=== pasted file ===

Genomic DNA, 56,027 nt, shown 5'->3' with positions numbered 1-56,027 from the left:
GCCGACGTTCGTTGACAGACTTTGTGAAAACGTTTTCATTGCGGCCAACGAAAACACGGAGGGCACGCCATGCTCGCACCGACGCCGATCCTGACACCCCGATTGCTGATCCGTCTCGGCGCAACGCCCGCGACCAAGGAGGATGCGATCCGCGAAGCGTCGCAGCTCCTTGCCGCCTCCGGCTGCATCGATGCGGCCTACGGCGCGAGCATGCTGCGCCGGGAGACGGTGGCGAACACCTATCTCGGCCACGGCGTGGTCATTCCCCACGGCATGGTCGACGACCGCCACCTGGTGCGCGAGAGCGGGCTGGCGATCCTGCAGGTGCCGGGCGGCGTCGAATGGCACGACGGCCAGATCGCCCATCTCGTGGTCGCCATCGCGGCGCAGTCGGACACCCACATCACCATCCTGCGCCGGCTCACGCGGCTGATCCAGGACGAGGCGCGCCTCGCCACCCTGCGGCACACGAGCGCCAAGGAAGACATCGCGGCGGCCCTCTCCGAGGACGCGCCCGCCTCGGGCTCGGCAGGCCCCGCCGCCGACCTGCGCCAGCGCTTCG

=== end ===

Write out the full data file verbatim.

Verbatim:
Genomic DNA, 56,027 nt, shown 5'->3' with positions numbered 1-56,027 from the left:
GCCGACGTTCGTTGACAGACTTTGTGAAAACGTTTTCATTGCGGCCAACGAAAACACGGAGGGCACGCCATGCTCGCACCGACGCCGATCCTGACACCCCGATTGCTGATCCGTCTCGGCGCAACGCCCGCGACCAAGGAGGATGCGATCCGCGAAGCGTCGCAGCTCCTTGCCGCCTCCGGCTGCATCGATGCGGCCTACGGCGCGAGCATGCTGCGCCGGGAGACGGTGGCGAACACCTATCTCGGCCACGGCGTGGTCATTCCCCACGGCATGGTCGACGACCGCCACCTGGTGCGCGAGAGCGGGCTGGCGATCCTGCAGGTGCCGGGCGGCGTCGAATGGCACGACGGCCAGATCGCCCATCTCGTGGTCGCCATCGCGGCGCAGTCGGACACCCACATCACCATCCTGCGCCGGCTCACGCGGCTGATCCAGGACGAGGCGCGCCTCGCCACCCTGCGGCACACGAGCGCCAAGGAAGACATCGCGGCGGCCCTCTCCGAGGACGCGCCCGCCTCGGGCTCGGCAGGCCCCGCCGCCGACCTGCGCCAGCGCTTCG